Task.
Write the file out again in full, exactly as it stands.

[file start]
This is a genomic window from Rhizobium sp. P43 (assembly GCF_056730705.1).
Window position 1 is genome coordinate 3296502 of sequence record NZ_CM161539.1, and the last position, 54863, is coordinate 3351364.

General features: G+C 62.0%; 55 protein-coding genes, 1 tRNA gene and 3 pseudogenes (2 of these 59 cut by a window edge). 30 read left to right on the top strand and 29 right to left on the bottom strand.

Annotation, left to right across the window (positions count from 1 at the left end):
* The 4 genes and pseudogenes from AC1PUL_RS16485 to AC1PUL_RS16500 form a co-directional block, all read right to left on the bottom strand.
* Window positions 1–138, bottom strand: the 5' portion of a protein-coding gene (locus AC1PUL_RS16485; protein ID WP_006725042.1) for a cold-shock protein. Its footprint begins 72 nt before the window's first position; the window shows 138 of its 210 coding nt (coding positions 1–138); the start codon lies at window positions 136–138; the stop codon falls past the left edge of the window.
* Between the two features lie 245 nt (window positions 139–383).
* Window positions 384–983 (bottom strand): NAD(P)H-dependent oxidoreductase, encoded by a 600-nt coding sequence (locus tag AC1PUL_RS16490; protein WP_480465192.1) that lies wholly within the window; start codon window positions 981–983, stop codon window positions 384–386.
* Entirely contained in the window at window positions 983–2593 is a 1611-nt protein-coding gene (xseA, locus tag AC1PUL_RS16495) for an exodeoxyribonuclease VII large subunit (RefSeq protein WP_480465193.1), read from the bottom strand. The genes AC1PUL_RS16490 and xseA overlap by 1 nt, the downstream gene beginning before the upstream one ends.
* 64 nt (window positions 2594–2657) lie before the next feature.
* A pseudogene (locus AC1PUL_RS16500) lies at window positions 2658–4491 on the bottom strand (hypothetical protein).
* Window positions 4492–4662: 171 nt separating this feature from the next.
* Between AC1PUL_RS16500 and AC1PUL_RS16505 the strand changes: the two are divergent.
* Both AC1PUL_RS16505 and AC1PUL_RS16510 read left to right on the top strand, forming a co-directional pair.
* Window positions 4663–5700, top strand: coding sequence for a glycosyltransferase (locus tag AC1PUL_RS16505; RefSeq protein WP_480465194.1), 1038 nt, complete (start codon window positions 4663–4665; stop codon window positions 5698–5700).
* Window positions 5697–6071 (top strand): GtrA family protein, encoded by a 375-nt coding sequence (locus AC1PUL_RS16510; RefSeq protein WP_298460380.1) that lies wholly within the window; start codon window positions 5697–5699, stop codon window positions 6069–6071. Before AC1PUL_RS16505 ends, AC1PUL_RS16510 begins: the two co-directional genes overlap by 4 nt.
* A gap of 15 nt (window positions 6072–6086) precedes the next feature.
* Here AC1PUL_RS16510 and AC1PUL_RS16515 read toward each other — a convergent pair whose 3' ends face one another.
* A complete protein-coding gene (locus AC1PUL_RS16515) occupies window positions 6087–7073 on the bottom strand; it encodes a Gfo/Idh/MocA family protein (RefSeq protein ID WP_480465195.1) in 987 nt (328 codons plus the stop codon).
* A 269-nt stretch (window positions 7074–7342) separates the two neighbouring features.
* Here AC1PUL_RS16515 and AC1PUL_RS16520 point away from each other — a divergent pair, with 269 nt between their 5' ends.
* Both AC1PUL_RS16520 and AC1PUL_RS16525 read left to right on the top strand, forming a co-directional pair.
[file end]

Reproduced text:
This is a genomic window from Rhizobium sp. P43 (assembly GCF_056730705.1).
Window position 1 is genome coordinate 3296502 of sequence record NZ_CM161539.1, and the last position, 54863, is coordinate 3351364.

General features: G+C 62.0%; 55 protein-coding genes, 1 tRNA gene and 3 pseudogenes (2 of these 59 cut by a window edge). 30 read left to right on the top strand and 29 right to left on the bottom strand.

Annotation, left to right across the window (positions count from 1 at the left end):
* The 4 genes and pseudogenes from AC1PUL_RS16485 to AC1PUL_RS16500 form a co-directional block, all read right to left on the bottom strand.
* Window positions 1–138, bottom strand: the 5' portion of a protein-coding gene (locus AC1PUL_RS16485; protein ID WP_006725042.1) for a cold-shock protein. Its footprint begins 72 nt before the window's first position; the window shows 138 of its 210 coding nt (coding positions 1–138); the start codon lies at window positions 136–138; the stop codon falls past the left edge of the window.
* Between the two features lie 245 nt (window positions 139–383).
* Window positions 384–983 (bottom strand): NAD(P)H-dependent oxidoreductase, encoded by a 600-nt coding sequence (locus tag AC1PUL_RS16490; protein WP_480465192.1) that lies wholly within the window; start codon window positions 981–983, stop codon window positions 384–386.
* Entirely contained in the window at window positions 983–2593 is a 1611-nt protein-coding gene (xseA, locus tag AC1PUL_RS16495) for an exodeoxyribonuclease VII large subunit (RefSeq protein WP_480465193.1), read from the bottom strand. The genes AC1PUL_RS16490 and xseA overlap by 1 nt, the downstream gene beginning before the upstream one ends.
* 64 nt (window positions 2594–2657) lie before the next feature.
* A pseudogene (locus AC1PUL_RS16500) lies at window positions 2658–4491 on the bottom strand (hypothetical protein).
* Window positions 4492–4662: 171 nt separating this feature from the next.
* Between AC1PUL_RS16500 and AC1PUL_RS16505 the strand changes: the two are divergent.
* Both AC1PUL_RS16505 and AC1PUL_RS16510 read left to right on the top strand, forming a co-directional pair.
* Window positions 4663–5700, top strand: coding sequence for a glycosyltransferase (locus tag AC1PUL_RS16505; RefSeq protein WP_480465194.1), 1038 nt, complete (start codon window positions 4663–4665; stop codon window positions 5698–5700).
* Window positions 5697–6071 (top strand): GtrA family protein, encoded by a 375-nt coding sequence (locus AC1PUL_RS16510; RefSeq protein WP_298460380.1) that lies wholly within the window; start codon window positions 5697–5699, stop codon window positions 6069–6071. Before AC1PUL_RS16505 ends, AC1PUL_RS16510 begins: the two co-directional genes overlap by 4 nt.
* A gap of 15 nt (window positions 6072–6086) precedes the next feature.
* Here AC1PUL_RS16510 and AC1PUL_RS16515 read toward each other — a convergent pair whose 3' ends face one another.
* A complete protein-coding gene (locus AC1PUL_RS16515) occupies window positions 6087–7073 on the bottom strand; it encodes a Gfo/Idh/MocA family protein (RefSeq protein ID WP_480465195.1) in 987 nt (328 codons plus the stop codon).
* A 269-nt stretch (window positions 7074–7342) separates the two neighbouring features.
* Here AC1PUL_RS16515 and AC1PUL_RS16520 point away from each other — a divergent pair, with 269 nt between their 5' ends.
* Both AC1PUL_RS16520 and AC1PUL_RS16525 read left to right on the top strand, forming a co-directional pair.